Are there processes identified for implementation of automation and data analytics? 
Automation and data analytics help to enhance the audit process and internal control environment by improving testing outcomes and insights for key controls. Automated controls help to reduce the burden of manual processes and help avoid human error. Organizations can save time, improve data integrity, save on resources and develop tools to improve business processes by implementing effective cost-saving measures.  

Is risk management embedded into day-to-day operations and have reporting processes been streamlined?
Key stakeholders can influence the organization control environment daily by ensuring effectiveness and efficiency of operations within the business processes, which increases reliability for reporting. Management should communicate organization objectives often to ensure a vested interest from stakeholders. This helps to promote a culture of continuous improvement and data transparency needed to support risk-based decision making.   

The RMIC program is about much more than compliance with OMB Circular No. A-123 or audit sustainment. The program is the front line for evaluating the current state of your operations (both good and bad), the knowledge of which supports future-state decision making. We must move past looking at risk management programs, like the RMIC program, as a check-the-box exercise and, instead, look at these programs as key tools to drive efficiency, build confidence in organizational business processes and support effective decision making.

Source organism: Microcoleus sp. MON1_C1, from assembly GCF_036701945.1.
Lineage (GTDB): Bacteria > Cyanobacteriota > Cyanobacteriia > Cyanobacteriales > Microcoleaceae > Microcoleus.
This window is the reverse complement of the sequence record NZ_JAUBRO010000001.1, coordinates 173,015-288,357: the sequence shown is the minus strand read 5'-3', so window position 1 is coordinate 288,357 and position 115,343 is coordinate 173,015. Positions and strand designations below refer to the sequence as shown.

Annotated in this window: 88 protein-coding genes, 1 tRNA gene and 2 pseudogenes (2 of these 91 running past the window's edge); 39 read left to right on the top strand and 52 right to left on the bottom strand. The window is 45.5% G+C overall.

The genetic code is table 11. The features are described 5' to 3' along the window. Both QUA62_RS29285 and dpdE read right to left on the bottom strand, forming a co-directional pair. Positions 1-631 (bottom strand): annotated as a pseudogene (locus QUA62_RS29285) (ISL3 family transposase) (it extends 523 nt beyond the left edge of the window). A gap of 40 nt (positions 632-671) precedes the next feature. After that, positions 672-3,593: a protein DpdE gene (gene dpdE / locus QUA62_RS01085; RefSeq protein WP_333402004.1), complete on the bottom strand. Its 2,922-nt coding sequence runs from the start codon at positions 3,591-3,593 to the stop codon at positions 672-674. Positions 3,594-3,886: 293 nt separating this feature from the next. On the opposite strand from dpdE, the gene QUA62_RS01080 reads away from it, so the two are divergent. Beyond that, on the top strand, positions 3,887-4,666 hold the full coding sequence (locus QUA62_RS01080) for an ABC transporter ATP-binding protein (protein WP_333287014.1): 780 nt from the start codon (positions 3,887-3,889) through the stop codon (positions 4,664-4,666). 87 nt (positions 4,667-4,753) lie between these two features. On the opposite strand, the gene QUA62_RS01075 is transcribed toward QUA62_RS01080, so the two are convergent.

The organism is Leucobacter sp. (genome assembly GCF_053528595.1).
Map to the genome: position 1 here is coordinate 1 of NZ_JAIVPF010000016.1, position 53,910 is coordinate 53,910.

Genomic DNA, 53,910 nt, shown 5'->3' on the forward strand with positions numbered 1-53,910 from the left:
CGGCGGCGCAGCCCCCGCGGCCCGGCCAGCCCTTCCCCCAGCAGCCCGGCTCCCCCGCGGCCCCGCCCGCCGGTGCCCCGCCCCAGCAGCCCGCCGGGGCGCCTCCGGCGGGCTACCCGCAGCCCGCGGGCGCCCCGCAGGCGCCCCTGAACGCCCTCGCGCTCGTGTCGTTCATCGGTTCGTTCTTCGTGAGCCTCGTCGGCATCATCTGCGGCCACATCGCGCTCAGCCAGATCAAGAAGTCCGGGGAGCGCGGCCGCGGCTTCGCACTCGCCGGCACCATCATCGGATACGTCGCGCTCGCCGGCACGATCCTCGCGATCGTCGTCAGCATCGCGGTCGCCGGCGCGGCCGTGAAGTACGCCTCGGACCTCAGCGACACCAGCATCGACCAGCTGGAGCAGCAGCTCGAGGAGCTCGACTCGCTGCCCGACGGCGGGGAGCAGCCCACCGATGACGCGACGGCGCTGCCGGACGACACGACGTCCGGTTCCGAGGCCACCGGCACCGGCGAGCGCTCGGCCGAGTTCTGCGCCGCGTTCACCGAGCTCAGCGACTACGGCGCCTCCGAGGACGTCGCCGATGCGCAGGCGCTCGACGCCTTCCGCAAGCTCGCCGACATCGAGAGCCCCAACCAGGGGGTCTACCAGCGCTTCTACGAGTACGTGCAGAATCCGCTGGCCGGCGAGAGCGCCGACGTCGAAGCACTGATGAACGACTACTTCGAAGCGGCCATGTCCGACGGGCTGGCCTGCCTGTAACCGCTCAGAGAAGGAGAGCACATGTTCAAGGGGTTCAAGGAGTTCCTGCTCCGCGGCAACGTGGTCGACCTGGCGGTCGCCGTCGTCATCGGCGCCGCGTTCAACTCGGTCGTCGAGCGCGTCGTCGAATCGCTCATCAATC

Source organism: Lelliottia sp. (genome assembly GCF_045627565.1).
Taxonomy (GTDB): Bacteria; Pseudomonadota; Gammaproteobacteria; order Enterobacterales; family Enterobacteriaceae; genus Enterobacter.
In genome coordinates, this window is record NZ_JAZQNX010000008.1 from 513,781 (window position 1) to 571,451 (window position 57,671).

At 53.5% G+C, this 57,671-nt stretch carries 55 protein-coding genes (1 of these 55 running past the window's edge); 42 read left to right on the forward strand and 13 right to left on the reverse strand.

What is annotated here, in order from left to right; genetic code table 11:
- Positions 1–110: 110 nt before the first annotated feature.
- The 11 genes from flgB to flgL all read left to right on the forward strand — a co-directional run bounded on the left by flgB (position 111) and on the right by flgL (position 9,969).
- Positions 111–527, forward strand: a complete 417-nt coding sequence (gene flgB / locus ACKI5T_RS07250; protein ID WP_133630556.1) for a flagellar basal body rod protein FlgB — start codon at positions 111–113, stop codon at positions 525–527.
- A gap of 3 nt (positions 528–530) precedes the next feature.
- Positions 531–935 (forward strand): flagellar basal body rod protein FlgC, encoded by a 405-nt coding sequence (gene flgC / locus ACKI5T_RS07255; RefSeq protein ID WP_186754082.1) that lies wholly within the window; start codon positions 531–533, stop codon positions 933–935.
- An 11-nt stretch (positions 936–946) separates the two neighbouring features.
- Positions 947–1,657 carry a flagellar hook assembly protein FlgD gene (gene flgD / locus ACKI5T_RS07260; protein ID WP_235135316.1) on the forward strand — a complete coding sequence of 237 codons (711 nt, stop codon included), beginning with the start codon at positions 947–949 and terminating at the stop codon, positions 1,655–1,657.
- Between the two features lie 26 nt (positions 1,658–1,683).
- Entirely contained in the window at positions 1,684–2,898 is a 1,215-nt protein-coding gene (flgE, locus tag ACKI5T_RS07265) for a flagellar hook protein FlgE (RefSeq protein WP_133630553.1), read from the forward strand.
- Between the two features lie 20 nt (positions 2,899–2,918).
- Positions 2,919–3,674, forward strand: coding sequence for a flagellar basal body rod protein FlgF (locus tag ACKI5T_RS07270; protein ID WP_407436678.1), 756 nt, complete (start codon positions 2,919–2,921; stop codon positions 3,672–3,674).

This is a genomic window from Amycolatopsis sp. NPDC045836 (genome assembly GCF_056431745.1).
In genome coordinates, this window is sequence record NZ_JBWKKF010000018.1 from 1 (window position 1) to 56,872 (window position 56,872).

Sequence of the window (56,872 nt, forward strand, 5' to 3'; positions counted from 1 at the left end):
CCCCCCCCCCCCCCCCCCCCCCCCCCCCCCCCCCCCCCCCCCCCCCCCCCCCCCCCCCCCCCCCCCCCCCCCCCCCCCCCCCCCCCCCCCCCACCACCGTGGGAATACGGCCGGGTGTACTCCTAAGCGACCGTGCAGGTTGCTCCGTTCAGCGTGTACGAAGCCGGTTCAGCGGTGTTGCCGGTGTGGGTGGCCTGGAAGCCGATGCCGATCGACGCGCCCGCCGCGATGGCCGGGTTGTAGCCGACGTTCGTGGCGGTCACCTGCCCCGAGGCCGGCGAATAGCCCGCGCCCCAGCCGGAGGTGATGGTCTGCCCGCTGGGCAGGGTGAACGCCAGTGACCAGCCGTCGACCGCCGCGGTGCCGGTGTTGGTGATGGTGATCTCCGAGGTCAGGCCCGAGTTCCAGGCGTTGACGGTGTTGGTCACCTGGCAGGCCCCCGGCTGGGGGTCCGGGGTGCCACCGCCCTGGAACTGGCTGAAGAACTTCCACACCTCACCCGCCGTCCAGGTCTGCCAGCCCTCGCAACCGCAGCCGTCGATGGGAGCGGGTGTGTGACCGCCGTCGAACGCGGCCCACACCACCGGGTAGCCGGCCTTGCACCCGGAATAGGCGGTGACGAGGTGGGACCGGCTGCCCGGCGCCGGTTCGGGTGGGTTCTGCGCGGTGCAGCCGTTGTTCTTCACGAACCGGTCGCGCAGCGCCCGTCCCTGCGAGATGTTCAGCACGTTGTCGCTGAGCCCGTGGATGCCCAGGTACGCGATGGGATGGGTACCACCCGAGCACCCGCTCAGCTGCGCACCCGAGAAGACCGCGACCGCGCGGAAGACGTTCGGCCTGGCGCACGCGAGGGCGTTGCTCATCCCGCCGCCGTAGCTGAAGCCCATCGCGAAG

BDO Public Sector practice offers an array of services that can help, ranging from financial management, audit readiness and sustainability to data management, policy analysis and continuous process improvement with your organization’s RMIC program. We are committed to helping the DOD achieve a fully optimized and matured RMIC program. 

For more information on our service offerings, visit or send us an email with any questions you may have on how your organization might benefit from our insights into RMIC.

 1 As reported by The IIA in their 2020 position paper, “The IIA’s Three Lines Model: An update of the Three Lines of Defense”,